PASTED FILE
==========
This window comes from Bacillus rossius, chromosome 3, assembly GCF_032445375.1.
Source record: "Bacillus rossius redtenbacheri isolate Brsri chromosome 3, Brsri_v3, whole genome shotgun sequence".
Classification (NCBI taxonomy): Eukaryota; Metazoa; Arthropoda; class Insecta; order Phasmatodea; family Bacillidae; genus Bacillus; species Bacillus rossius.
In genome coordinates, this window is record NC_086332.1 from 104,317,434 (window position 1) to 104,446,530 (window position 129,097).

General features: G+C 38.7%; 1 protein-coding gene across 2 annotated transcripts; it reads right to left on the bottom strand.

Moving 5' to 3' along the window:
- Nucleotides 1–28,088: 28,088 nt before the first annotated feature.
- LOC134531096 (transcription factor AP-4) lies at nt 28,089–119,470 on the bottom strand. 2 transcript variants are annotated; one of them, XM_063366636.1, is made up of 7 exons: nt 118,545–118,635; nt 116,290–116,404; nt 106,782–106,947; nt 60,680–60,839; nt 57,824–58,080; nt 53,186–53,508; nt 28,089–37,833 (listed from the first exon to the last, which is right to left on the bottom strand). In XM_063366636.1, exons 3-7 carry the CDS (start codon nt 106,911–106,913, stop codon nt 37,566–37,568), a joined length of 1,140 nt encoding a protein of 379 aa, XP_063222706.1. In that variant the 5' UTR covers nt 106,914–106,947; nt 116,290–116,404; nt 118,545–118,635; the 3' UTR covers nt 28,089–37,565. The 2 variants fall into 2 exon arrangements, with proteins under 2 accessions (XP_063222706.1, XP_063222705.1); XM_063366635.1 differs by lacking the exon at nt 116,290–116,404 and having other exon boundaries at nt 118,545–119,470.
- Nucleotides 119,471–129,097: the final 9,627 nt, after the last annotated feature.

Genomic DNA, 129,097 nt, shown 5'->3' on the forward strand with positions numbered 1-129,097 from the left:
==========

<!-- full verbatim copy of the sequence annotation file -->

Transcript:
This window comes from Bacillus rossius, chromosome 3, assembly GCF_032445375.1.
Source record: "Bacillus rossius redtenbacheri isolate Brsri chromosome 3, Brsri_v3, whole genome shotgun sequence".
Classification (NCBI taxonomy): Eukaryota; Metazoa; Arthropoda; class Insecta; order Phasmatodea; family Bacillidae; genus Bacillus; species Bacillus rossius.
In genome coordinates, this window is record NC_086332.1 from 104,317,434 (window position 1) to 104,446,530 (window position 129,097).

General features: G+C 38.7%; 1 protein-coding gene across 2 annotated transcripts; it reads right to left on the bottom strand.

Moving 5' to 3' along the window:
- Nucleotides 1–28,088: 28,088 nt before the first annotated feature.
- LOC134531096 (transcription factor AP-4) lies at nt 28,089–119,470 on the bottom strand. 2 transcript variants are annotated; one of them, XM_063366636.1, is made up of 7 exons: nt 118,545–118,635; nt 116,290–116,404; nt 106,782–106,947; nt 60,680–60,839; nt 57,824–58,080; nt 53,186–53,508; nt 28,089–37,833 (listed from the first exon to the last, which is right to left on the bottom strand). In XM_063366636.1, exons 3-7 carry the CDS (start codon nt 106,911–106,913, stop codon nt 37,566–37,568), a joined length of 1,140 nt encoding a protein of 379 aa, XP_063222706.1. In that variant the 5' UTR covers nt 106,914–106,947; nt 116,290–116,404; nt 118,545–118,635; the 3' UTR covers nt 28,089–37,565. The 2 variants fall into 2 exon arrangements, with proteins under 2 accessions (XP_063222706.1, XP_063222705.1); XM_063366635.1 differs by lacking the exon at nt 116,290–116,404 and having other exon boundaries at nt 118,545–119,470.
- Nucleotides 119,471–129,097: the final 9,627 nt, after the last annotated feature.

Genomic DNA, 129,097 nt, shown 5'->3' on the forward strand with positions numbered 1-129,097 from the left: